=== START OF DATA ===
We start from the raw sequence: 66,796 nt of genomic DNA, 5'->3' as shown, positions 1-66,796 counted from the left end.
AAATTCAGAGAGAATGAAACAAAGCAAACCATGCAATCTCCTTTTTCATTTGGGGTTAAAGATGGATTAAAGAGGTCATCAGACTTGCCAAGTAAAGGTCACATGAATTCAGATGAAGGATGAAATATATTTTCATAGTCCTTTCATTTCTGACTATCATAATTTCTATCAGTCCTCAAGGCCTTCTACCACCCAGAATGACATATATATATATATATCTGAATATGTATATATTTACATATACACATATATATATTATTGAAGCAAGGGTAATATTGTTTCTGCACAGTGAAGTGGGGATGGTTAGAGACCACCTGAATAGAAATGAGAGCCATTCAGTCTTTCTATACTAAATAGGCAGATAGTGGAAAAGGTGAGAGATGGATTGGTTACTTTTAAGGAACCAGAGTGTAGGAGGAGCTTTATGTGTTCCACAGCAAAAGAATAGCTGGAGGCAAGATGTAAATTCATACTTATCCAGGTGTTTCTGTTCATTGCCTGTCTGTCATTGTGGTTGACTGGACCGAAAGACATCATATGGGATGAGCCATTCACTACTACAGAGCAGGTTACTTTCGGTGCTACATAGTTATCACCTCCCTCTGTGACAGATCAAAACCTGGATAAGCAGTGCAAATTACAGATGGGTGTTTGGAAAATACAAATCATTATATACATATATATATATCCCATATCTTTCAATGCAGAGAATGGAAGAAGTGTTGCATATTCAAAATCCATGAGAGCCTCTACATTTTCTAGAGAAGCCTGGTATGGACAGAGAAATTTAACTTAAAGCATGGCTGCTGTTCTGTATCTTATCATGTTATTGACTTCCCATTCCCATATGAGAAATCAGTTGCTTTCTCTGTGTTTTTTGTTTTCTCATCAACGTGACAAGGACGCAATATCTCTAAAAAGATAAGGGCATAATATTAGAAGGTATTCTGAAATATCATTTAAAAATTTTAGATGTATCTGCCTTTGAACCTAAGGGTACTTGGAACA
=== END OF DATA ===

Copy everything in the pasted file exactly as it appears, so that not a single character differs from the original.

We start from the raw sequence: 66,796 nt of genomic DNA, 5'->3' as shown, positions 1-66,796 counted from the left end.
AAATTCAGAGAGAATGAAACAAAGCAAACCATGCAATCTCCTTTTTCATTTGGGGTTAAAGATGGATTAAAGAGGTCATCAGACTTGCCAAGTAAAGGTCACATGAATTCAGATGAAGGATGAAATATATTTTCATAGTCCTTTCATTTCTGACTATCATAATTTCTATCAGTCCTCAAGGCCTTCTACCACCCAGAATGACATATATATATATATATCTGAATATGTATATATTTACATATACACATATATATATTATTGAAGCAAGGGTAATATTGTTTCTGCACAGTGAAGTGGGGATGGTTAGAGACCACCTGAATAGAAATGAGAGCCATTCAGTCTTTCTATACTAAATAGGCAGATAGTGGAAAAGGTGAGAGATGGATTGGTTACTTTTAAGGAACCAGAGTGTAGGAGGAGCTTTATGTGTTCCACAGCAAAAGAATAGCTGGAGGCAAGATGTAAATTCATACTTATCCAGGTGTTTCTGTTCATTGCCTGTCTGTCATTGTGGTTGACTGGACCGAAAGACATCATATGGGATGAGCCATTCACTACTACAGAGCAGGTTACTTTCGGTGCTACATAGTTATCACCTCCCTCTGTGACAGATCAAAACCTGGATAAGCAGTGCAAATTACAGATGGGTGTTTGGAAAATACAAATCATTATATACATATATATATATCCCATATCTTTCAATGCAGAGAATGGAAGAAGTGTTGCATATTCAAAATCCATGAGAGCCTCTACATTTTCTAGAGAAGCCTGGTATGGACAGAGAAATTTAACTTAAAGCATGGCTGCTGTTCTGTATCTTATCATGTTATTGACTTCCCATTCCCATATGAGAAATCAGTTGCTTTCTCTGTGTTTTTTGTTTTCTCATCAACGTGACAAGGACGCAATATCTCTAAAAAGATAAGGGCATAATATTAGAAGGTATTCTGAAATATCATTTAAAAATTTTAGATGTATCTGCCTTTGAACCTAAGGGTACTTGGAACA